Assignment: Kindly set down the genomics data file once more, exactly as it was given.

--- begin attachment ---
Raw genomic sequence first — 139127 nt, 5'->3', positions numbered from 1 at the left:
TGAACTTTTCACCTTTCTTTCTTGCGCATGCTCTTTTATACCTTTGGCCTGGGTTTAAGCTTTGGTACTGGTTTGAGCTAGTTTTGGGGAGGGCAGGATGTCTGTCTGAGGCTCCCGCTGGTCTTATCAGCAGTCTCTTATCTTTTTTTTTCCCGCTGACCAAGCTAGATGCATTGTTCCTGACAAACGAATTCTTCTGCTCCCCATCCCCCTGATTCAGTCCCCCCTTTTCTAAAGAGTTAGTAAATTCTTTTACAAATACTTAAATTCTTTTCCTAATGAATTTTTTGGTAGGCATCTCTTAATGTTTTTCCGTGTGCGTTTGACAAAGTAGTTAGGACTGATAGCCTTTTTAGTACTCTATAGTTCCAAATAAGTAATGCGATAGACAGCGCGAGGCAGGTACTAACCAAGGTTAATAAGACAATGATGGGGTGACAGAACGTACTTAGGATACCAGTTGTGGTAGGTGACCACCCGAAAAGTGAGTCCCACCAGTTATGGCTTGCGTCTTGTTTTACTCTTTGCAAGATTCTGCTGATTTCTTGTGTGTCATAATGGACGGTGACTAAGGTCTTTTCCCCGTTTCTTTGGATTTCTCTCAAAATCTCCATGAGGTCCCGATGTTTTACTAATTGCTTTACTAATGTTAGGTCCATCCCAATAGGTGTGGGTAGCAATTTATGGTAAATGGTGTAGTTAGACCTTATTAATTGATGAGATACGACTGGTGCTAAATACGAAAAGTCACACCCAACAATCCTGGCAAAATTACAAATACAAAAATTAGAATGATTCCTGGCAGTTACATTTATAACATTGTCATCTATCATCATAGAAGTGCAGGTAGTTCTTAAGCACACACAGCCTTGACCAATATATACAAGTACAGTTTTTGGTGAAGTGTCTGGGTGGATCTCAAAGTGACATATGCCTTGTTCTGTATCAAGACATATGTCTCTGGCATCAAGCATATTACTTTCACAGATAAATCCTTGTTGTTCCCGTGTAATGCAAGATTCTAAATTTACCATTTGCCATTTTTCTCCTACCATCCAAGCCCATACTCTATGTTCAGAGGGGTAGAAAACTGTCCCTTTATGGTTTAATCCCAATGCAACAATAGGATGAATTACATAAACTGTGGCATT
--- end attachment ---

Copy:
Raw genomic sequence first — 139127 nt, 5'->3', positions numbered from 1 at the left:
TGAACTTTTCACCTTTCTTTCTTGCGCATGCTCTTTTATACCTTTGGCCTGGGTTTAAGCTTTGGTACTGGTTTGAGCTAGTTTTGGGGAGGGCAGGATGTCTGTCTGAGGCTCCCGCTGGTCTTATCAGCAGTCTCTTATCTTTTTTTTTCCCGCTGACCAAGCTAGATGCATTGTTCCTGACAAACGAATTCTTCTGCTCCCCATCCCCCTGATTCAGTCCCCCCTTTTCTAAAGAGTTAGTAAATTCTTTTACAAATACTTAAATTCTTTTCCTAATGAATTTTTTGGTAGGCATCTCTTAATGTTTTTCCGTGTGCGTTTGACAAAGTAGTTAGGACTGATAGCCTTTTTAGTACTCTATAGTTCCAAATAAGTAATGCGATAGACAGCGCGAGGCAGGTACTAACCAAGGTTAATAAGACAATGATGGGGTGACAGAACGTACTTAGGATACCAGTTGTGGTAGGTGACCACCCGAAAAGTGAGTCCCACCAGTTATGGCTTGCGTCTTGTTTTACTCTTTGCAAGATTCTGCTGATTTCTTGTGTGTCATAATGGACGGTGACTAAGGTCTTTTCCCCGTTTCTTTGGATTTCTCTCAAAATCTCCATGAGGTCCCGATGTTTTACTAATTGCTTTACTAATGTTAGGTCCATCCCAATAGGTGTGGGTAGCAATTTATGGTAAATGGTGTAGTTAGACCTTATTAATTGATGAGATACGACTGGTGCTAAATACGAAAAGTCACACCCAACAATCCTGGCAAAATTACAAATACAAAAATTAGAATGATTCCTGGCAGTTACATTTATAACATTGTCATCTATCATCATAGAAGTGCAGGTAGTTCTTAAGCACACACAGCCTTGACCAATATATACAAGTACAGTTTTTGGTGAAGTGTCTGGGTGGATCTCAAAGTGACATATGCCTTGTTCTGTATCAAGACATATGTCTCTGGCATCAAGCATATTACTTTCACAGATAAATCCTTGTTGTTCCCGTGTAATGCAAGATTCTAAATTTACCATTTGCCATTTTTCTCCTACCATCCAAGCCCATACTCTATGTTCAGAGGGGTAGAAAACTGTCCCTTTATGGTTTAATCCCAATGCAACAATAGGATGAATTACATAAACTGTGGCATT